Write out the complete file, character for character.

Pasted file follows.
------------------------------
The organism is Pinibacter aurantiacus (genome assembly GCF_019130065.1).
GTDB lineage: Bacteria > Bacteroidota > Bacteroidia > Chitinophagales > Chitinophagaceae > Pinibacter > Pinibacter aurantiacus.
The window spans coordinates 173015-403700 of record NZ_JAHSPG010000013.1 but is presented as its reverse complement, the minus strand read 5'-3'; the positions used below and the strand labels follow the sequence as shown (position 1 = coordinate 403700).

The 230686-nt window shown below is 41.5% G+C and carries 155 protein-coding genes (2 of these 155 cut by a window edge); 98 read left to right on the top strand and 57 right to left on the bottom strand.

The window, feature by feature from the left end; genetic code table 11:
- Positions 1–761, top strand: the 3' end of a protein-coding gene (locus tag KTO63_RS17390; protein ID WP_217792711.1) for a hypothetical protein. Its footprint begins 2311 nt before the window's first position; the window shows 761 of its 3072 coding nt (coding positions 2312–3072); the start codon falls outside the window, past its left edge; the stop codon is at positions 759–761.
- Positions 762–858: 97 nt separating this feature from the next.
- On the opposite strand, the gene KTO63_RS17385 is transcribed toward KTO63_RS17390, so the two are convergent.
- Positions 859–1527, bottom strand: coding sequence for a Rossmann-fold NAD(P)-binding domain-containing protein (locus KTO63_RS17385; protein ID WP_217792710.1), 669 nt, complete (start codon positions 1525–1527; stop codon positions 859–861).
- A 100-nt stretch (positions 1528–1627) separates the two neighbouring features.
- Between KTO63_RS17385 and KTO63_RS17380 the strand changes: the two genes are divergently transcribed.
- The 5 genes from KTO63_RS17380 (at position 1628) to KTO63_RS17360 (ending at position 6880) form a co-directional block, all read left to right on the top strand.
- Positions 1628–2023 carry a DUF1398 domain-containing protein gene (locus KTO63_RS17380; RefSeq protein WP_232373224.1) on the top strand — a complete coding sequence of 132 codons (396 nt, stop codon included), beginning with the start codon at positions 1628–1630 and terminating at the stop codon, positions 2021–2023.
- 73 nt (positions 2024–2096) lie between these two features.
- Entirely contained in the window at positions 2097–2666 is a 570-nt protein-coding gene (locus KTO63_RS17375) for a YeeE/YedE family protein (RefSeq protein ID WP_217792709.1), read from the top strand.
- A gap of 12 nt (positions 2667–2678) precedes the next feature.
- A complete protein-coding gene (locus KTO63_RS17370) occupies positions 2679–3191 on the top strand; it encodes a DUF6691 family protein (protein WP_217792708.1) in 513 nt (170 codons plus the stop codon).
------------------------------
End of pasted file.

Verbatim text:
The organism is Pinibacter aurantiacus (genome assembly GCF_019130065.1).
GTDB lineage: Bacteria > Bacteroidota > Bacteroidia > Chitinophagales > Chitinophagaceae > Pinibacter > Pinibacter aurantiacus.
The window spans coordinates 173015-403700 of record NZ_JAHSPG010000013.1 but is presented as its reverse complement, the minus strand read 5'-3'; the positions used below and the strand labels follow the sequence as shown (position 1 = coordinate 403700).

The 230686-nt window shown below is 41.5% G+C and carries 155 protein-coding genes (2 of these 155 cut by a window edge); 98 read left to right on the top strand and 57 right to left on the bottom strand.

The window, feature by feature from the left end; genetic code table 11:
- Positions 1–761, top strand: the 3' end of a protein-coding gene (locus tag KTO63_RS17390; protein ID WP_217792711.1) for a hypothetical protein. Its footprint begins 2311 nt before the window's first position; the window shows 761 of its 3072 coding nt (coding positions 2312–3072); the start codon falls outside the window, past its left edge; the stop codon is at positions 759–761.
- Positions 762–858: 97 nt separating this feature from the next.
- On the opposite strand, the gene KTO63_RS17385 is transcribed toward KTO63_RS17390, so the two are convergent.
- Positions 859–1527, bottom strand: coding sequence for a Rossmann-fold NAD(P)-binding domain-containing protein (locus KTO63_RS17385; protein ID WP_217792710.1), 669 nt, complete (start codon positions 1525–1527; stop codon positions 859–861).
- A 100-nt stretch (positions 1528–1627) separates the two neighbouring features.
- Between KTO63_RS17385 and KTO63_RS17380 the strand changes: the two genes are divergently transcribed.
- The 5 genes from KTO63_RS17380 (at position 1628) to KTO63_RS17360 (ending at position 6880) form a co-directional block, all read left to right on the top strand.
- Positions 1628–2023 carry a DUF1398 domain-containing protein gene (locus KTO63_RS17380; RefSeq protein WP_232373224.1) on the top strand — a complete coding sequence of 132 codons (396 nt, stop codon included), beginning with the start codon at positions 1628–1630 and terminating at the stop codon, positions 2021–2023.
- 73 nt (positions 2024–2096) lie between these two features.
- Entirely contained in the window at positions 2097–2666 is a 570-nt protein-coding gene (locus KTO63_RS17375) for a YeeE/YedE family protein (RefSeq protein ID WP_217792709.1), read from the top strand.
- A gap of 12 nt (positions 2667–2678) precedes the next feature.
- A complete protein-coding gene (locus KTO63_RS17370) occupies positions 2679–3191 on the top strand; it encodes a DUF6691 family protein (protein WP_217792708.1) in 513 nt (170 codons plus the stop codon).